The White Tiffin: Enjoy XXL Nasi Lemak & Other Local Delights In This 1980s-styled Café At Changi City Point

Dressed in white and blue—inspired by the look of the traditional metallic ting kat—is The White Tiffin, a restaurant located on level one of Changi City Point, serving nostalgic local delights. 

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With their retro aesthetics, the use of eclectic colours and mosaic-tiled countertop, this restaurant is hard to miss. As I stepped in, I felt like I was transported down memory lane, back to the 1980s, where Deng Li Jun’s Tian Mi Mi played through the radio on the background. 

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The interior of the restaurant recreated old school vibes with vintage memorabilia placed in the open-faced cabinets. I especially loved the wall feature which has metallic plates imprinted with traditional vibrant coloured flowers, randomly placed across the Persian blue wall. Look up to the ceiling and you will see the same plates magically used as lampshades, extending throughout the entire restaurant.

A glance through their menu and the first dish that caught my eye was the XXL Nasi Lemak (S$49.90), huge enough to feed a family of four. 

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Inspired by Indonesian Tumpeng (a cone-shaped rice dish with side dishes of vegetable and meat), the XXL Nasi Lemak features blue coconut rice with two whole lobster gratin cut into halves, a bowl of curry chicken and a battered fish fillet. It is further supplemented by sides like hard-boiled eggs, achar (South Asian pickles), ikan bilis, roasted peanuts, salted egg fish skin crackers, and papadums (thin, crisp, round flatbread from India).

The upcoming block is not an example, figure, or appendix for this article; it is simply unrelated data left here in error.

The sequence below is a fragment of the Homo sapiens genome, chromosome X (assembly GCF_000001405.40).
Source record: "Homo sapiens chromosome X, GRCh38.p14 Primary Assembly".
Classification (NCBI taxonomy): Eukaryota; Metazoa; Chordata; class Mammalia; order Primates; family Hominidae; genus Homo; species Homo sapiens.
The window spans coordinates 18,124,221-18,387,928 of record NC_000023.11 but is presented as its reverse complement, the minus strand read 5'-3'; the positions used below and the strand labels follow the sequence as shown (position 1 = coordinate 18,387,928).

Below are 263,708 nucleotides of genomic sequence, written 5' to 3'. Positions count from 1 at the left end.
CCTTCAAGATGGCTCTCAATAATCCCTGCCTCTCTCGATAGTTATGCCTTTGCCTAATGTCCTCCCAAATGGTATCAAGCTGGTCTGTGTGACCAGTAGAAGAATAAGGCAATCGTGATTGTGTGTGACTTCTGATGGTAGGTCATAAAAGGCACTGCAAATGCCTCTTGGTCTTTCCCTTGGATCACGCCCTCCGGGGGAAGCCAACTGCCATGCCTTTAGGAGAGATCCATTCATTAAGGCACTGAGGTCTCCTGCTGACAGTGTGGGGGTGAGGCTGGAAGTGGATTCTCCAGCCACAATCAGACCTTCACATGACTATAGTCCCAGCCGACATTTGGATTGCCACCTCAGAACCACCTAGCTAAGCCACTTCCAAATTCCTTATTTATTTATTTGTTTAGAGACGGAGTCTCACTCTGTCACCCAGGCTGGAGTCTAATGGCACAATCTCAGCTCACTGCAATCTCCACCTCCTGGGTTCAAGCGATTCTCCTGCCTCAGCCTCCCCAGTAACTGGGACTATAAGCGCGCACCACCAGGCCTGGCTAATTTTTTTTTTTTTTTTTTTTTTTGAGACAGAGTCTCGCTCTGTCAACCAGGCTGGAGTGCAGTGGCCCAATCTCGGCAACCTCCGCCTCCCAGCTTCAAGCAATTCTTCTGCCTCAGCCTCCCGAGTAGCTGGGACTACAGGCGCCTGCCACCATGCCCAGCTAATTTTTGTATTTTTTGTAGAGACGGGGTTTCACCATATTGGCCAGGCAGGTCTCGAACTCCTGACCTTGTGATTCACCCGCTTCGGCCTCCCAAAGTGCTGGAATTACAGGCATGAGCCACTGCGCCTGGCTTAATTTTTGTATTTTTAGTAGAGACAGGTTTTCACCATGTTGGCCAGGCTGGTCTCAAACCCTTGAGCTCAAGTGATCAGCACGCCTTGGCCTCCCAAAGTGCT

I knew the dish was on its way even before it was placed on our table. With the light coconut aroma from the rice lingering in the air, our attention drew towards the direction of the scent as we witnessed the service stuff struggling to bring the massive platter to us whilst keeping the coned shaped rice in place. 

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The blue butterfly pea flower-stained coconut rice caught my attention almost immediately. Breaking into the tall cone right smack in the centre of the plate, the rice was truly lemak. It was, to my delight, fluffy in texture but yet, rich in flavour. The fragrance and creaminess of the coconut came through after every bite, making the rice sinfully scrumptious.

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Amongst the three mains accompanying the rice, my favourite would be the curry chicken. The coconut milk used in the curry was cooked well, with the right amount of curry leaves and spices, resulting in a gravy that was rich and flavourful.

To me, the curry was considered mildly spiced. It had a slight heat, which was easily masked when consumed together with the rice. The chicken chunks were simmered skilfully till tender, with its natural juices still locked in. Call me greedy, but I really wished that the portion of the curry chicken was bigger as my companions were all hawk-eyeing the curry after our first taste.

The battered fish was so-so. As much as I had no complaints about it, neither did I have any compliments. It basically tasted just like any battered fish we could get with a regular plate of fish and chips. Although the batter was irregularly coated, causing it to be thicker at some parts, I’m glad the fish inside remained soft, with a slight hint of saltiness. 

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Similar to a lobster au gratin, the lobsters were topped generously with a mixture of velvety cheese and cream sauce before being lightly torched on the surface. Just looking at it made my mouth water, and I excitedly plunged my fork into the luscious pool of creamy goodness.